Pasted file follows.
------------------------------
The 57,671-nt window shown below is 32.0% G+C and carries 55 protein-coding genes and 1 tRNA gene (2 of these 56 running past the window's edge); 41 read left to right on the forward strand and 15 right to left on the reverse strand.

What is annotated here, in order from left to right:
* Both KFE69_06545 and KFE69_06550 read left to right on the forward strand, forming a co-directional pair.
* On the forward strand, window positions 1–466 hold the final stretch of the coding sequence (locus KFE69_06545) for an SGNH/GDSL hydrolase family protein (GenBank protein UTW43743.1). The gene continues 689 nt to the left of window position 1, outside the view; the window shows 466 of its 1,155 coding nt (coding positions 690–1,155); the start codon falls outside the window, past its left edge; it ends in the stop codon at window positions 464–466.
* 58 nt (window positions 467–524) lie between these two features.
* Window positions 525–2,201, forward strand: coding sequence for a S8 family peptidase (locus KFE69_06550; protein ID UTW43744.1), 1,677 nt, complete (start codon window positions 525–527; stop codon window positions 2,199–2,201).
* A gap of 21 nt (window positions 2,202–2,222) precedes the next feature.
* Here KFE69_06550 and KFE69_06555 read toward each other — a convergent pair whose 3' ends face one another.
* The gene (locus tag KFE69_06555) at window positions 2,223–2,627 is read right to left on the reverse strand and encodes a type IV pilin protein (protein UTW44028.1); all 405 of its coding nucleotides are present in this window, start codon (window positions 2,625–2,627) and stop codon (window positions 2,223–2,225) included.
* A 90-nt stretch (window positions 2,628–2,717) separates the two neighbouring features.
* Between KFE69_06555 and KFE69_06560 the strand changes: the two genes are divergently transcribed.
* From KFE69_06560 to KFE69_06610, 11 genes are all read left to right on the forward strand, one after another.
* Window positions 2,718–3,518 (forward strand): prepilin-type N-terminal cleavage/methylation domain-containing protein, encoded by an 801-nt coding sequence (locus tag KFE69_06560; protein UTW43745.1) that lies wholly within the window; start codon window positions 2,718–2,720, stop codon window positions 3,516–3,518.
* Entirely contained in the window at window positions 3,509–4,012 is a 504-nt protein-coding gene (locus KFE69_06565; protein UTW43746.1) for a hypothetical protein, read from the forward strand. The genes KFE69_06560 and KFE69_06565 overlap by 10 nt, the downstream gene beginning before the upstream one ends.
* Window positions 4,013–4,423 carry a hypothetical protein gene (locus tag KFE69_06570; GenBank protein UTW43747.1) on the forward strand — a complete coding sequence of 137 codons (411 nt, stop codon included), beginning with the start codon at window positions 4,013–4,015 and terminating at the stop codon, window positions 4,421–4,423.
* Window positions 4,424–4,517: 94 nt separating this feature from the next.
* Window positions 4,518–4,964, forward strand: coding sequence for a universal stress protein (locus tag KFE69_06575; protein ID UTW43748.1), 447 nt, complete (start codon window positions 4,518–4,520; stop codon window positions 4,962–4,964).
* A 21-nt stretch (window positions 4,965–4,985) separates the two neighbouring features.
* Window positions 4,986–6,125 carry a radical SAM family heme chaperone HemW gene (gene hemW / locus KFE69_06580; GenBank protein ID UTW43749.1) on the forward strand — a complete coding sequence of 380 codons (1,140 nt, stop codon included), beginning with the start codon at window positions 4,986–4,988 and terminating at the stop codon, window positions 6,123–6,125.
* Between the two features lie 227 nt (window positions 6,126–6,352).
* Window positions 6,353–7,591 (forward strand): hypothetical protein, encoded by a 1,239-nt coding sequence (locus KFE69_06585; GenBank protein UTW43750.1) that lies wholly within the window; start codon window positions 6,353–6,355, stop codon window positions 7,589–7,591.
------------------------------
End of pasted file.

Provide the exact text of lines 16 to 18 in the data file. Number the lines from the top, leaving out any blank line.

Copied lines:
* Window positions 4,424–4,517: 94 nt separating this feature from the next.
* Window positions 4,518–4,964, forward strand: coding sequence for a universal stress protein (locus tag KFE69_06575; protein ID UTW43748.1), 447 nt, complete (start codon window positions 4,518–4,520; stop codon window positions 4,962–4,964).
* A 21-nt stretch (window positions 4,965–4,985) separates the two neighbouring features.